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UCLA Magazine Winter 2003
The Rising
Honorable Intentions
The Cardinal of Westwood
The Littlest Bruin
Sensing the Future
Dershowitz, For the Defense
Bruin Walk

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Winter 2003
Dershowitz, For the Defense
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In a spirited Burkle Forum discussion, the noted legal scholar and writer takes on the "unnuanced" critics of Israel and urges supporters within the nation's universities to be more vocal in their defense of the country.

Alan M. Dershowitz illustration

Illustration by Curtis Parker

On October 21, more than 1,000 people heard Harvard Law Professor Alan M. Dershowitz speak at Royce Hall, issuing a call for supporters of Israel to speak up on behalf of the Jewish state.

In a far-ranging discussion with Geoffrey Garrett, vice provost and dean of the UCLA International Institute and director of the Ronald W. Burkle Center for International Relations, Dershowitz touched on many of the themes he wrote about in his most recent book, The Case for Israel (John Wiley & Sons, 2003).

Never shy about controversy ("As you know, I love controversy," he told the audience. "And I knew that writing The Case for Israel would engender a tremendous amount of controversy"), Dershowitz's writings often draw fire from both the left and the right. He is known as "the nation's most peripatetic civil-liberties lawyer" and is among the best-known criminal lawyers in the world. The 20 books he has authored range from nonfiction — Chutzpah, Why Terrorism Works and Reversal of Fortune — to novels like The Advocate's Devil and Just Revenge.

The following is adapted from Dershowitz's Royce Hall discussion, presented as a Burkle Forum to provide a wide range of views on key international issues for the campus community and beyond. For the full transcript, go to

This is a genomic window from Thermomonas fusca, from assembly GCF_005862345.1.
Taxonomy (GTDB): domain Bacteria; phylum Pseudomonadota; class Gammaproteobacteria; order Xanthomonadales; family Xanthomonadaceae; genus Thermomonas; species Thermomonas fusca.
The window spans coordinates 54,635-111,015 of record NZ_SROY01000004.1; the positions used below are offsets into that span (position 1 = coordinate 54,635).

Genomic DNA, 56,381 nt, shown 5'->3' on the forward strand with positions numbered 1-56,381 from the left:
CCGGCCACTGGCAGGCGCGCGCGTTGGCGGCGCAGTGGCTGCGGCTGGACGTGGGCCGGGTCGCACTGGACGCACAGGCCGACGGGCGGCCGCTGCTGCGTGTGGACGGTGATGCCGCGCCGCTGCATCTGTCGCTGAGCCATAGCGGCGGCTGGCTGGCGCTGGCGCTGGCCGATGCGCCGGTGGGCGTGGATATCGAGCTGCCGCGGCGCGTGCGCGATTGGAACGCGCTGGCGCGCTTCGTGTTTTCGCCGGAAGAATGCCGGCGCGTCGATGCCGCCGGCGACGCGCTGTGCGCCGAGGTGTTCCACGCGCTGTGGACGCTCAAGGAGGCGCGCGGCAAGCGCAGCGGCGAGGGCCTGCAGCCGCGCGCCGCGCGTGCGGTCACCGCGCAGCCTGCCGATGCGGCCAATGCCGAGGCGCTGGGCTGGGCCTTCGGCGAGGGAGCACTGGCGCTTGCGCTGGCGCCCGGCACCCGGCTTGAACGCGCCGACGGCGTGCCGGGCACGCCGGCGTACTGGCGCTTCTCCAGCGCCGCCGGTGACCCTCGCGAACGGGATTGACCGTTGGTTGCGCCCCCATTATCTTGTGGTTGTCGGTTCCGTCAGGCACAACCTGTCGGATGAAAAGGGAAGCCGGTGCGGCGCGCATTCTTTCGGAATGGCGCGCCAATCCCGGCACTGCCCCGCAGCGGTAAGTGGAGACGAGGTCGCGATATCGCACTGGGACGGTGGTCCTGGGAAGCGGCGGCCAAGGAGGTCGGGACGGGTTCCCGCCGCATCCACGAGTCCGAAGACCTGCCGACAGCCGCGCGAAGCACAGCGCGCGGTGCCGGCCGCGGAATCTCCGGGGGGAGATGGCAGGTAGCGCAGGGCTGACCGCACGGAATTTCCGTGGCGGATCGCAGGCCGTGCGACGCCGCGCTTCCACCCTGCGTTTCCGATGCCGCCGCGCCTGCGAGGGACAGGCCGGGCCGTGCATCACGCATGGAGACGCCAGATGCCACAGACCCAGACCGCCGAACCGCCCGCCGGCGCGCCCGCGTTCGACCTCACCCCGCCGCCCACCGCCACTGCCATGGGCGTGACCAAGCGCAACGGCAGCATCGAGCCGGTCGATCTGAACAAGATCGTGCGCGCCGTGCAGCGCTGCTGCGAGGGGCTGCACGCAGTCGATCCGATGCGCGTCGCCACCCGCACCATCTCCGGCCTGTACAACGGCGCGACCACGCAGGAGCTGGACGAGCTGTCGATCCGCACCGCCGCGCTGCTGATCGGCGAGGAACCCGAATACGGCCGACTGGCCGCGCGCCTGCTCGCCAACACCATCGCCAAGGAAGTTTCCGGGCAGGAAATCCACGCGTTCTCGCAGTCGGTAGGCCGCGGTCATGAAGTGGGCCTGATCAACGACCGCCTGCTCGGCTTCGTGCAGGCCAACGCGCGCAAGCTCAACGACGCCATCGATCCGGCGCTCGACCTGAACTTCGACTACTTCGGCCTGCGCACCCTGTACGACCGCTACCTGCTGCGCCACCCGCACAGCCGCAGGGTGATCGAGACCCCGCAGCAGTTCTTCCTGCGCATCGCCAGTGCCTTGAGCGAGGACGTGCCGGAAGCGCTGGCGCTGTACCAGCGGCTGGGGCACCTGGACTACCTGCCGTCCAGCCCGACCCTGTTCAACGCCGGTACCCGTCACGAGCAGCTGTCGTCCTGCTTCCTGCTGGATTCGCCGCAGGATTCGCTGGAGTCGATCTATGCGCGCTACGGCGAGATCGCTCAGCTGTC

Garrett: Why did you write the book?
Dershowitz: The Case for Israel is the book I didn't want to write. Who would have to write the case for Canada or the case for Australia or even the case for France? But I had to write The Case for Israel because if you look at college campuses around the United States and, even worse, in many parts of Europe — if you look at what's going on in the United Nations and in so many European capitals — there are so many false accusations being made against Israel, and so many people believe them because they are not being given appropriate factual responses. I wish I could write the case for peace; I'd much prefer to write that book, calling on people to come together and proposing various solutions. But my own view is that before you can make peace, and before you can have reconciliation, you have to clear the air of these kinds of false accusations — that Israel is the worst human-rights offender in the world, that Israel is a colonialist regime, that it engages in genocide, that it commits crimes against humanity.


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